I always have to watch the latest episode of This Is Us on my own – because I pretty much spend the entire hour crying.
And I don’t mean a solitary tear trickling prettily down my cheek. I’m talking about opening a floodgate of wet, noisy weeping, gasping sobs, guttural wails of anguish.
It isn’t pretty. But my god, it feels good to let it out.
Since my dad died of cancer in summer 2020, I have struggled to show my grief to other people. I talk to my friends and family, I let myself cry in front of my boyfriend, but the full, ugly realities of loss, the breathless hysteria that still hits me when I remember that he is really gone… I don’t let anyone see that.
But watching This Is Us, and seeing how grief is unflinchingly presented as a vivid, inescapable part of being human, feels both freeing and incredibly refreshing amid a social culture that speaks of death only in hushed, shameful whispers.
I admit that, having lost my dad so recently, watching a show where the entire narrative is framed around the death of a father doesn’t always feel like the healthiest life choice, but I’ve been with This Is Us since the very beginning.
It was actually my dad who first got me into it, back in 2016. We even watched some early episodes together, both reveling in the heartfelt writing that managed to be moving without being cheesy, and the characters that sucked you in and made you feel like you were part of the family.
For my dad, a Black man who grew up in the care system away from his biological parents with a white foster mother, I knew Randall’s storyline spoke directly to him.
After dad died unexpectedly at just 57, it was the ongoing grief of the Pearson siblings that began to speak directly to me.
In the immediate aftermath of Jack’s sudden death – which we finally got to see at the end of season 2 – the teenage Big Three are thrown into the stunned chaos of early grief.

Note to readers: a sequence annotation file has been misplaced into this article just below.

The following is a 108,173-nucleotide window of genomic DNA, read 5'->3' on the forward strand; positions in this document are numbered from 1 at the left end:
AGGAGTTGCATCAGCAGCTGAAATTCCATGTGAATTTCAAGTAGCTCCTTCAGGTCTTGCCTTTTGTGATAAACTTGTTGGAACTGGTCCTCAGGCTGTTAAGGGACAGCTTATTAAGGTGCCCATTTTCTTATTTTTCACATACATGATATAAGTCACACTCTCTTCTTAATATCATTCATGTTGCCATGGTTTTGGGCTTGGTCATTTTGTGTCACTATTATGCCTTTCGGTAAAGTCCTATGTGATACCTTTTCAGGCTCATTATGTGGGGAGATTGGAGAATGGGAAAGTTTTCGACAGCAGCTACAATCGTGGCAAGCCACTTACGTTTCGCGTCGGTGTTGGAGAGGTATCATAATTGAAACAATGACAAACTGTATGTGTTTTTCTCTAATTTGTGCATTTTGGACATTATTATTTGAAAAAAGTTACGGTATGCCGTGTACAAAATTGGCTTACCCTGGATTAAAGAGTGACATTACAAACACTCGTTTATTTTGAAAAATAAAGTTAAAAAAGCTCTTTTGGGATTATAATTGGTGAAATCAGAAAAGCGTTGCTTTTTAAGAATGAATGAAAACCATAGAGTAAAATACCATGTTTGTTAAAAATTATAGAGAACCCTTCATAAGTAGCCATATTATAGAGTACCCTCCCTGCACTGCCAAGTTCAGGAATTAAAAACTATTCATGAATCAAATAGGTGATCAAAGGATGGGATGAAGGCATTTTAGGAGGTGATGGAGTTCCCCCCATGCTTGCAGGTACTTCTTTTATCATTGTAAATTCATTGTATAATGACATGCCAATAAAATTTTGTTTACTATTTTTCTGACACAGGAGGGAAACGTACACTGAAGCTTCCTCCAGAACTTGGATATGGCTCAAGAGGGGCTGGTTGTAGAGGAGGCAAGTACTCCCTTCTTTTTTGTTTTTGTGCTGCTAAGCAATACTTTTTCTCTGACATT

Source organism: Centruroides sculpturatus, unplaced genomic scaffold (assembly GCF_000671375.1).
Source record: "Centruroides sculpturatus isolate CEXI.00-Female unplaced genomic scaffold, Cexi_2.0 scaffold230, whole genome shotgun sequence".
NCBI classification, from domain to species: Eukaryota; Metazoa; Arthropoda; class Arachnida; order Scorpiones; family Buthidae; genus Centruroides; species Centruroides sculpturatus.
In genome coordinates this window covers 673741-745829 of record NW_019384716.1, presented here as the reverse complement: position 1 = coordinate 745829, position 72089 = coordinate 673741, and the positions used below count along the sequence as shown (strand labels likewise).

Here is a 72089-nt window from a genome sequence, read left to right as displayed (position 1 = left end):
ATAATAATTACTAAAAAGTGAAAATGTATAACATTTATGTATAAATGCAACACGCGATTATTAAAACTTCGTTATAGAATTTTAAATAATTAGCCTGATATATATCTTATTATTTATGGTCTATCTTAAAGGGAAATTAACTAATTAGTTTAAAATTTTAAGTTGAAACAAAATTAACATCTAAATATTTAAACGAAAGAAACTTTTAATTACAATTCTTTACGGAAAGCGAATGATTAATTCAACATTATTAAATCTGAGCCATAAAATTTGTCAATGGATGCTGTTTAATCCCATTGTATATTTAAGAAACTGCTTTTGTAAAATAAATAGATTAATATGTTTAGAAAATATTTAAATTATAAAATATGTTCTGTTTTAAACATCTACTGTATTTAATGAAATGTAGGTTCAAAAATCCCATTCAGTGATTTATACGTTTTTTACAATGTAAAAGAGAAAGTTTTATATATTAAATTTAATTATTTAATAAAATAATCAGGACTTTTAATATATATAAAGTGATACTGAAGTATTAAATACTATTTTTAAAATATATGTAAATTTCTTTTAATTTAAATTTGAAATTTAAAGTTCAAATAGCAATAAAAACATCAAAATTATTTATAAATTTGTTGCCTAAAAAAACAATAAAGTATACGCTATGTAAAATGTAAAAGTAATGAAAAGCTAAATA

I saw my own struggles reflected in the way Kevin turns to alcohol to numb the pain, how Randall’s perfectionism and need to fix everything spirals into anxiety, how Kate’s self-esteem is completely eroded by her loss.
So often, in films and TV, grief is a plot device, typically used to move the story on or to allow characters to learn something about themselves. They will cry and scream, go to the funeral, and then within months, or even weeks, the plot has moved on and their grief is no longer relevant.
What This Is Us gets so right is the idea that grief is not a transient thing. It is not a stage of sadness that you move through and get over. Rather, it is something that sits with you, changes you, shapes who you are and who you will become throughout your entire life.
In the final episodes of the show, we see the siblings in their 50s, still coming to terms with the loss of their father – even as they stare down the barrel of their mother’s immanent death.
I am almost two years into my grief, and I already know that this loss is something I will carry with me forever. Just like Kevin, Kate and Randall, my relationship to my loss will change as I get older, I will continue to reassess what it means to me and how it impacts who I am and how I behave.
In some respects, this is a daunting prospect, but This Is Us also allows me to feel hopeful about the future.
The Pearson family are a clear example that it is entirely possible to grow around your grief. To build full, happy, enjoyable lives, while still holding space for what you have lost.
In the early months of my grief, I doubted that I would ever feel happy again. I worried that anything I achieved in my life – whether in my career, or in my relationship, or starting a family – would be ruined by the inescapable fact that Dad wouldn’t be here to see it.
However, watching the Pearsons grow up, get their lives together, build careers, create their own families, all while continuing to work through their grief, showed me it was possible to have both.
As a society we are bad at talking about death and loss. The fact that I have come to be so reliant on a TV show as an outlet for my grief speaks volumes about the lack of space we allow each other to talk about how we are feeling, and our inability to support each other through it – not only in those first days and weeks, but as it continues to impact your life.
I’m not sure that I am emotionally ready to say goodbye to the Pearsons as the final episode airs this week. My heart will likely break all over again when I remember that my dad will never get to see how the story ends.
But I will be forever grateful to the writers of This Is Us for helping to articulate so clearly that grief is a transformational and ongoing experience.
Losing your father doesn’t have to define you, but the complexity of loss takes a lifetime to work through – and that’s OK.